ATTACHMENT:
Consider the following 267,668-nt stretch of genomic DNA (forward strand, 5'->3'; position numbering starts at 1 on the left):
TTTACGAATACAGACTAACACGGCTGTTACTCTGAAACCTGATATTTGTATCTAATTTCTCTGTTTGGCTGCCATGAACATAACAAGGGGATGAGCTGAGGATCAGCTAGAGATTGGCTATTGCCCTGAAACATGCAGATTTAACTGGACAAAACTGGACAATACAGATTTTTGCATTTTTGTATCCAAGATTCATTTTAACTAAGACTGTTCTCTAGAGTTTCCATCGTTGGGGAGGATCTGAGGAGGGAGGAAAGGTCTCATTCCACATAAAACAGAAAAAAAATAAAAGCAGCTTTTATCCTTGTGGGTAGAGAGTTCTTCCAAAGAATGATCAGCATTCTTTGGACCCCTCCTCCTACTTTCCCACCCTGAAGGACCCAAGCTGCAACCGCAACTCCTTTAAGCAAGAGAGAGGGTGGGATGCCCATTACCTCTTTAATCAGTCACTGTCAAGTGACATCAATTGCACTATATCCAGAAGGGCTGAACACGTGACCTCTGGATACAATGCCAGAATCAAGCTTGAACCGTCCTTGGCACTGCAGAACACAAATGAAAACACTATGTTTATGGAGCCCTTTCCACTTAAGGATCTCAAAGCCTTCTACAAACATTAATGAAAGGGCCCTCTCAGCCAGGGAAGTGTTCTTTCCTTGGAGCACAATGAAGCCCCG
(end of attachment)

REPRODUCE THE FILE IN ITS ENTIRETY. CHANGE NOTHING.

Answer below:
Consider the following 267,668-nt stretch of genomic DNA (forward strand, 5'->3'; position numbering starts at 1 on the left):
TTTACGAATACAGACTAACACGGCTGTTACTCTGAAACCTGATATTTGTATCTAATTTCTCTGTTTGGCTGCCATGAACATAACAAGGGGATGAGCTGAGGATCAGCTAGAGATTGGCTATTGCCCTGAAACATGCAGATTTAACTGGACAAAACTGGACAATACAGATTTTTGCATTTTTGTATCCAAGATTCATTTTAACTAAGACTGTTCTCTAGAGTTTCCATCGTTGGGGAGGATCTGAGGAGGGAGGAAAGGTCTCATTCCACATAAAACAGAAAAAAAATAAAAGCAGCTTTTATCCTTGTGGGTAGAGAGTTCTTCCAAAGAATGATCAGCATTCTTTGGACCCCTCCTCCTACTTTCCCACCCTGAAGGACCCAAGCTGCAACCGCAACTCCTTTAAGCAAGAGAGAGGGTGGGATGCCCATTACCTCTTTAATCAGTCACTGTCAAGTGACATCAATTGCACTATATCCAGAAGGGCTGAACACGTGACCTCTGGATACAATGCCAGAATCAAGCTTGAACCGTCCTTGGCACTGCAGAACACAAATGAAAACACTATGTTTATGGAGCCCTTTCCACTTAAGGATCTCAAAGCCTTCTACAAACATTAATGAAAGGGCCCTCTCAGCCAGGGAAGTGTTCTTTCCTTGGAGCACAATGAAGCCCCG